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Subject: Board Meetings Review: Sheriff of Nottingham rss

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Leamington Spa
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This is a game of cunning, of trickery, and mainly; of deceit, all dressed up in a wonderfully cartoony Robin Hood pastiche. Players will take on the role of a merchant from the middle ages in the grand city of Nottingham. In a bid to make a profit; players will attempt to smuggle illegal, contraband goods (like crossbows and mead) into the city along with their apples and bread. Each turn, one player will assume the mantle of the Sheriff of Nottingham, and for that turn, they will police the other players, either trusting them at their word, inspecting their goods, or taking a bribe. The player who has amassed the greatest supply of gold and goods is deemed the winner.

Sheriff of Nottingham is, at its core a very simple game; it is set collection through and through. Each card within a set earns you gold, the more of each set you have, the more you will score at the end of the game. Apples, Cheese, Bread and Chicken are all common place “legal” goods, and you will score for these cards, but what you really want is a secret stash of Pepper, Mead, Silk or even a very rare Crossbow or two. That is where the really money is made.

Each turn, one player is the Sheriff of Nottingham, and takes the Sheriff avatar – which could be switched out for a faux-fur cloak, silly hat or whatever you like if you really want to play around – all the other players select the card from their hand and place the goods they wish to take to market in their little felt envelope. Handing the envelope to the Sheriff player, they then declare “exactly” what it contains. The rules for your declaration are very simple:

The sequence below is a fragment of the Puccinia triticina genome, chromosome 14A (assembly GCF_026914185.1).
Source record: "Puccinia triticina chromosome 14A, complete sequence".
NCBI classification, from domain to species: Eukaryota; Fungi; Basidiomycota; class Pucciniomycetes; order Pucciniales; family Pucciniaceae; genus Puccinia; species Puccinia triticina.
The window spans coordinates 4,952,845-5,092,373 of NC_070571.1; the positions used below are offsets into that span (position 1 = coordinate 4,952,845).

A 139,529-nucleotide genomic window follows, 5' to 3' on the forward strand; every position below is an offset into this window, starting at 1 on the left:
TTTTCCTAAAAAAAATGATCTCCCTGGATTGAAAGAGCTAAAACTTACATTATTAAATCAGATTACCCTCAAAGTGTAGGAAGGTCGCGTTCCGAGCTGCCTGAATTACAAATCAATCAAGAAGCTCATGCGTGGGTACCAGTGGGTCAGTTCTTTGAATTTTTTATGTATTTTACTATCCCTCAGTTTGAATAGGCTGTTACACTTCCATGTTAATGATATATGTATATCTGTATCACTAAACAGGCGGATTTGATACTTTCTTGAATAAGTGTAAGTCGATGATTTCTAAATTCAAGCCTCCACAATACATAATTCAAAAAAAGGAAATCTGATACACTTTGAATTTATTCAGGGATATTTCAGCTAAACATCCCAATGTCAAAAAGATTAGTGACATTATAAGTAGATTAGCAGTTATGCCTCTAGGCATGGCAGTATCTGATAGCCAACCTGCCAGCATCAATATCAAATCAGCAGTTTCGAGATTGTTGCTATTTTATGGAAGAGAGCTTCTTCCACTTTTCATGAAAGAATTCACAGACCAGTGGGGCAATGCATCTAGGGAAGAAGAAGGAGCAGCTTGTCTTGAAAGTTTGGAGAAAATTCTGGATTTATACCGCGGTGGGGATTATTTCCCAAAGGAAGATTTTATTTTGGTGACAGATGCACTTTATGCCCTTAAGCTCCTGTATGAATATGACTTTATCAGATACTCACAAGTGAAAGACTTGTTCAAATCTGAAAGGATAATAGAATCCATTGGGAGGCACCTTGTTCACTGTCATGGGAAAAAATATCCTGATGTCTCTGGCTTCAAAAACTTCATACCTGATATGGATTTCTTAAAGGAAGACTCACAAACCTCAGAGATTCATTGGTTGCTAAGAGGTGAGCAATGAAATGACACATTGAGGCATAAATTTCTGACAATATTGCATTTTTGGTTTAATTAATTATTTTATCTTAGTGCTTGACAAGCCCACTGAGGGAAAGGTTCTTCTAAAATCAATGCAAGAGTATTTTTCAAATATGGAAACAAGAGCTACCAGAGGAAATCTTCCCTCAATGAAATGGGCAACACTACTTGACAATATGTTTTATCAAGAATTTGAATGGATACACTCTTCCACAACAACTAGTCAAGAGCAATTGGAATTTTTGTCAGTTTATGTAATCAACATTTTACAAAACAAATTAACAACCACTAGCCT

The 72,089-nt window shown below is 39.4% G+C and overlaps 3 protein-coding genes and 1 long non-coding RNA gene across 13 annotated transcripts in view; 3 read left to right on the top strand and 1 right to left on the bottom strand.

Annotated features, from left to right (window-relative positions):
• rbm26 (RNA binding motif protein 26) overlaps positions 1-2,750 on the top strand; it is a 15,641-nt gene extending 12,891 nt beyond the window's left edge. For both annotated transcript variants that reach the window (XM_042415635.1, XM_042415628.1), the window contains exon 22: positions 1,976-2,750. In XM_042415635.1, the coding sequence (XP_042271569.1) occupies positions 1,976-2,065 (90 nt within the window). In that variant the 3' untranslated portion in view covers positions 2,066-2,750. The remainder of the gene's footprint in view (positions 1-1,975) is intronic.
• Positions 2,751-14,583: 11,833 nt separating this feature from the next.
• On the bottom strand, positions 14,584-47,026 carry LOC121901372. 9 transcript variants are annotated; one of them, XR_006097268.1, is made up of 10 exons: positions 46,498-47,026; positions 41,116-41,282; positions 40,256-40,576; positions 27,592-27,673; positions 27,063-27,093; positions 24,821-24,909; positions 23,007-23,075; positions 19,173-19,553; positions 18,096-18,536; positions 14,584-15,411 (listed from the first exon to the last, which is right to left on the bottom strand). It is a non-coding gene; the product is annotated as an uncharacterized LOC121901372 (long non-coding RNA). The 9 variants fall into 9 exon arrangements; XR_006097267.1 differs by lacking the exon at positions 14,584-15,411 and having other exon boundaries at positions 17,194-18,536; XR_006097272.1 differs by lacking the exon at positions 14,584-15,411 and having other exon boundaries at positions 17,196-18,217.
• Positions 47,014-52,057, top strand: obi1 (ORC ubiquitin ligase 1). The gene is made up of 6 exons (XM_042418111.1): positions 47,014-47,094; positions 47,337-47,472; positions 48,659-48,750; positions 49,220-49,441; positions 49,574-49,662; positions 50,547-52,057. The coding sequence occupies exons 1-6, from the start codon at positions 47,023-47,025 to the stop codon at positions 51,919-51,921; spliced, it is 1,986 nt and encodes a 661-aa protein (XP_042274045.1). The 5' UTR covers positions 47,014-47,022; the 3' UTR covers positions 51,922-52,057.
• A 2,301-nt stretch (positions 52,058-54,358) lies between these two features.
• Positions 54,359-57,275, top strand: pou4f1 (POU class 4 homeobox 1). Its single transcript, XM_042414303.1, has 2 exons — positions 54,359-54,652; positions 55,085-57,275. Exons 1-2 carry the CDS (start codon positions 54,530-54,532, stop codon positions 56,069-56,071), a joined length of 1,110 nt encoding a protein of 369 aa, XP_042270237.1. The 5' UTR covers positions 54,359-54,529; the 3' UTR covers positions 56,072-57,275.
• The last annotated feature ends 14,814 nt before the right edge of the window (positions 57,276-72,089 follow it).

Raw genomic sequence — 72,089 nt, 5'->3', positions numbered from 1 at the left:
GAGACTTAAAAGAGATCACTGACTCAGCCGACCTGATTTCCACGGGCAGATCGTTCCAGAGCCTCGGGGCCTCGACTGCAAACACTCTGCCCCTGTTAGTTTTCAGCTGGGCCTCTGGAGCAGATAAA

1. The goods must be legal
2. They must all be the same kind of goods.
3. Must declare the correct number of goods.

And, you will break rules 1 and 2 over and over again (rule 3 is the only mechanical rule, and breaking this is literal cheating). If you slip passed the Sheriff’s beady little eyes undetected you’ll add whatever was in your envelope to your market stall, but, if the Sheriff wants to inspect your goods, you have but one chance to grease their palm and bribe them otherwise, all you undeclared and illegal goods will be confiscated, and you’ll have to cough up the penalty for them too.

This game relies heavily on the player interaction around the table, and with the right crowd (and maybe even the companion sound effect app) you can have a lot of fun. A lot of fun. However, get the crowd or the mood wrong and this game will fall very flat, especially if you suffer a very early, very heavy cash loss (like me; every time I play), you can really struggle to make the difference back up again. For some, this can be a really interesting challenge, and one that is both socially and strategically based, for others this can be a crippling blow that causes them to withdraw from the game.